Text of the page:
(photo from the Guardian: https://static.guim.co.uk/sys-images/Society/Pix/pictures/2010/11/1/1288623051217/Zygmunt-Bauman-006.jpg)
I’m not sure why I love the Cohen brothers so much, but I do. Their movies focus on a wide range of themes, the films range from the brutal (No Country for Old Men), the macabre/funny (Fargo), to the thoughtful ‘comedy’ (O Brother Where Art Thou) or off-beat (Burn after Reading) – and see, I didn’t even mention ‘The Big Lebowski!’.
I remember when I heard they were to do a new version of ’True Grit’ I thought, O dear… But what a brilliant movie. No longer is Rooster Cogburn the one man hero, literraly John Wayne style. Now we have a much more nuanced and real story, Matt Damon a revelation as the Texas Ranger. Jeff Bridges (always amazing in Cohen Bros movies) is a much darker figure. The real hero is Mattie Ross, the young girl – and her voice shines through – like your reading the book with the Cohen brothers helping you colour in some of the pages.
But, whatever they do, they bring something of beauty, something of what it means to be human. Without holywoodisation. Reality is often painful, sometimes brutal. And yet there is joy. There is life. We can identify with these people. We are drawn in.
In their movies, they paint real people. Often edgy, frail. Caught up in their own ‘world’ yet desperate to be loved and appreciated, not knowing quite how. People make mistakes. People get in their own way. People screw up. People offer surprising acts of generosity. People are incredibly self consumed. You have the single minded driven, and those who just drift. You have the desperate ones, and the genuinely loving. There is sadness, there is joy. You cannot escape reality in the Cohen Brothers world. There are no happy endings, in fact there are often no endings. Life goes on.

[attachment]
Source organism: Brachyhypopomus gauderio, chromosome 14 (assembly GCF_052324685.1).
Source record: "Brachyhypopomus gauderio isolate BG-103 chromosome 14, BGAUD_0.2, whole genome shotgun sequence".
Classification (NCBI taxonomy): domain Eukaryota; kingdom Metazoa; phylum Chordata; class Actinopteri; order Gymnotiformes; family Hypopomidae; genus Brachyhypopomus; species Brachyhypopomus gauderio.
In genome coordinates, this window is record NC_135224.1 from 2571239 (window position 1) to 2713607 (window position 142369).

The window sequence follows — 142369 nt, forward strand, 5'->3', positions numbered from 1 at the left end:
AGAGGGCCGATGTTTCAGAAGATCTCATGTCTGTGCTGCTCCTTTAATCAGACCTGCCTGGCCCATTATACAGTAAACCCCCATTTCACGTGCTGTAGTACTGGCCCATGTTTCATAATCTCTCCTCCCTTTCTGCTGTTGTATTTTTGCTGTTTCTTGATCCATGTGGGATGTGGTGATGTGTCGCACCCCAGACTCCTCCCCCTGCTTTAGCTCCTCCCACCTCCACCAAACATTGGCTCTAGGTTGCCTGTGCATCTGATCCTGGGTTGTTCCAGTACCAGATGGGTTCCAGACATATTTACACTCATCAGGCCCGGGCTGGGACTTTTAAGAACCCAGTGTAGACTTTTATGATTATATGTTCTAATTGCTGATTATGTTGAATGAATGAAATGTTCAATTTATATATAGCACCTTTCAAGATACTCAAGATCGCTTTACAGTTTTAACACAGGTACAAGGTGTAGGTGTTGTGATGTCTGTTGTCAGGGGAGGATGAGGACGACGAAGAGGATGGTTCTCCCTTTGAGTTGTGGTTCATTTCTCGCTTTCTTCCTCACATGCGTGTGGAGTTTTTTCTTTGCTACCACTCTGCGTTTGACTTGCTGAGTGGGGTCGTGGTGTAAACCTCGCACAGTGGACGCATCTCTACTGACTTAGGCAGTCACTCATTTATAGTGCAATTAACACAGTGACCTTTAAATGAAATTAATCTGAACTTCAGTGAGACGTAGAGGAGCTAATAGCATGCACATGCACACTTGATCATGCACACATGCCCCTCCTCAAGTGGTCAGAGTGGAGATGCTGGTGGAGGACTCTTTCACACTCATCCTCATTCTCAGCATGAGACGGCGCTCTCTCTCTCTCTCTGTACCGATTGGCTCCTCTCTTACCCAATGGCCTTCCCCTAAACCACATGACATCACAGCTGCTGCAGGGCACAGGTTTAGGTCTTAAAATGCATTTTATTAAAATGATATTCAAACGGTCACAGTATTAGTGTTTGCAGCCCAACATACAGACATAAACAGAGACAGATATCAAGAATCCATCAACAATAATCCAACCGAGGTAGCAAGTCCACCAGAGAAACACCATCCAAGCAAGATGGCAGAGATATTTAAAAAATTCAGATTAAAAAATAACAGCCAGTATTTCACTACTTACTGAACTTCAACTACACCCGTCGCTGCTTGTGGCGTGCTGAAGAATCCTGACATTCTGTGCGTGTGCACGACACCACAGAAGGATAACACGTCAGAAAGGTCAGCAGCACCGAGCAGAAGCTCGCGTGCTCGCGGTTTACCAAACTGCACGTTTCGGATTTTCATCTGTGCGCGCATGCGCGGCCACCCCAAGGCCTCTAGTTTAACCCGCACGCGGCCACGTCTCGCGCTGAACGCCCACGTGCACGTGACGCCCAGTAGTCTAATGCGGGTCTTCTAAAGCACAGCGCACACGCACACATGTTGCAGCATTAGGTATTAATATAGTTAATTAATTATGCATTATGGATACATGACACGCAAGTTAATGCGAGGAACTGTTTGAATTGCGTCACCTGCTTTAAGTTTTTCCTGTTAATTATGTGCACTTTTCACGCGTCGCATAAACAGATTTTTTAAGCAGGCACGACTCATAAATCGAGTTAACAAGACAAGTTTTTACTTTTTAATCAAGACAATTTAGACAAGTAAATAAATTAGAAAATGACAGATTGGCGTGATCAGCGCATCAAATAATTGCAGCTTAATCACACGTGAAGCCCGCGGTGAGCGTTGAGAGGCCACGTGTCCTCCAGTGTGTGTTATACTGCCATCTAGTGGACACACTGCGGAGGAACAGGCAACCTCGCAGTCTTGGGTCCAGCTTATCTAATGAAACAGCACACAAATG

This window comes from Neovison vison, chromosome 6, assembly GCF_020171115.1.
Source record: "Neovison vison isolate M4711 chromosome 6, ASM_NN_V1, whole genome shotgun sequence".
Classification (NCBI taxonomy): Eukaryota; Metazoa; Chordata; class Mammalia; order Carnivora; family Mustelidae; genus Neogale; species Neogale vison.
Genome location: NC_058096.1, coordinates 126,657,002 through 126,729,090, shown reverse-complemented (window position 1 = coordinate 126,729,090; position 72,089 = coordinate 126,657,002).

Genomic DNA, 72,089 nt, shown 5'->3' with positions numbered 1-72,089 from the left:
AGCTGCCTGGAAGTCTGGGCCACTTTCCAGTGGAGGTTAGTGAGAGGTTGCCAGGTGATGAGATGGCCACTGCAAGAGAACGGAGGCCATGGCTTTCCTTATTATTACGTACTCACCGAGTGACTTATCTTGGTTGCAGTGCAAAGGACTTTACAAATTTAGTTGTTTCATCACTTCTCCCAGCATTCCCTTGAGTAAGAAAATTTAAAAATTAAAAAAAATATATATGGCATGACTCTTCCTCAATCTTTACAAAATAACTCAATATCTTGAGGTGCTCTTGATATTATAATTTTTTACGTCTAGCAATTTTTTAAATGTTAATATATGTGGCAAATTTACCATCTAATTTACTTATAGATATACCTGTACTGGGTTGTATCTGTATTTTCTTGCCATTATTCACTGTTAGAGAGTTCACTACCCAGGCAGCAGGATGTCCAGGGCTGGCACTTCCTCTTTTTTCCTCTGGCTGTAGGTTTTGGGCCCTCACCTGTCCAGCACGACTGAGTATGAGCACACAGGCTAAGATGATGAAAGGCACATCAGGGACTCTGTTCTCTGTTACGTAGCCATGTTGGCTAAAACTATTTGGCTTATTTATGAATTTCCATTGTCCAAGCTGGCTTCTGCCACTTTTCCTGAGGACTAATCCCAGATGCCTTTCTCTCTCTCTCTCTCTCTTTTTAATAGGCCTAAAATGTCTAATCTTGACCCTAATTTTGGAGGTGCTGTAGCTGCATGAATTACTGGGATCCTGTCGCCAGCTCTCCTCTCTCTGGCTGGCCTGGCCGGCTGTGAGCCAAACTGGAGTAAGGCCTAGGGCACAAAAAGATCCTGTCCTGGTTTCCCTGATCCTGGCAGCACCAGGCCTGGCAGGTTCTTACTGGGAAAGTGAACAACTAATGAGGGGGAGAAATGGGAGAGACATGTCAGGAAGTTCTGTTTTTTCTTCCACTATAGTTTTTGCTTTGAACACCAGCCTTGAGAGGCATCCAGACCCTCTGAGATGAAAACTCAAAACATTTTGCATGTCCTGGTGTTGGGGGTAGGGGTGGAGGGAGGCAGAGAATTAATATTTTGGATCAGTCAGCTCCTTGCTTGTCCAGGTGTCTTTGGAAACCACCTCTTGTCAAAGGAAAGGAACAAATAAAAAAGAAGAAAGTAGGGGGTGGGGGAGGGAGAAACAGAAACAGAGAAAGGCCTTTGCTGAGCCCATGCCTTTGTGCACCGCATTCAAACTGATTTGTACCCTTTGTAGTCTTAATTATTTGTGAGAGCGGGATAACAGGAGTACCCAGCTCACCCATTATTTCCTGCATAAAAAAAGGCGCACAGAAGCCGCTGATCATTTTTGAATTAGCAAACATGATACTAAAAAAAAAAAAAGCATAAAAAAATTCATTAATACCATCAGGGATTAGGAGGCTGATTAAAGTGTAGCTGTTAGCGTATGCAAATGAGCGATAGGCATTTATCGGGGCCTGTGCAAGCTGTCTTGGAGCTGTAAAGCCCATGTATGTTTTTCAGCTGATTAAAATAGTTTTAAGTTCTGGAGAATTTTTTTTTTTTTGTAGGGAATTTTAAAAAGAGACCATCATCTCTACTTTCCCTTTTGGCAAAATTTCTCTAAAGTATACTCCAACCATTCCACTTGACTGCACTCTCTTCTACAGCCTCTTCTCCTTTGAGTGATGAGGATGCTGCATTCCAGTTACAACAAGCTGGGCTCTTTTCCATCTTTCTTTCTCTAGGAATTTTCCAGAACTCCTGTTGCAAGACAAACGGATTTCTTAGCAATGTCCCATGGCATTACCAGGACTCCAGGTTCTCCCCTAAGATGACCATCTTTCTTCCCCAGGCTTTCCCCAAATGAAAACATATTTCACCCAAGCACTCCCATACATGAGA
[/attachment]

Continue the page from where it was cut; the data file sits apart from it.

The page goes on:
The last lines of Burn After reading has two CIA agents reviewing ‘the learning’ (censored language, sorry!)
CIA Superior: What did we learn, Palmer?
CIA Officer: I don’t know, sir.
CIA Superior: I don’t %*&$$’ know either. I guess we learned not to do it again.
CIA Officer: Yes, sir.
CIA Superior: I’m @$%&% if I know what we did.
CIA Officer: Yes, sir, it’s, uh, hard to say
CIA Superior: @&% %$@%& !@$@&%$.
As the ex WW1 tank commander and famous Psychoanalyst Wilfred Bion once said ‘Life is full of surprises, most of them unplesant’
So, what about ‘Inside Llewyn Davis?’ It is a beautiful movie. A story of the creative drive, of what it means to be human.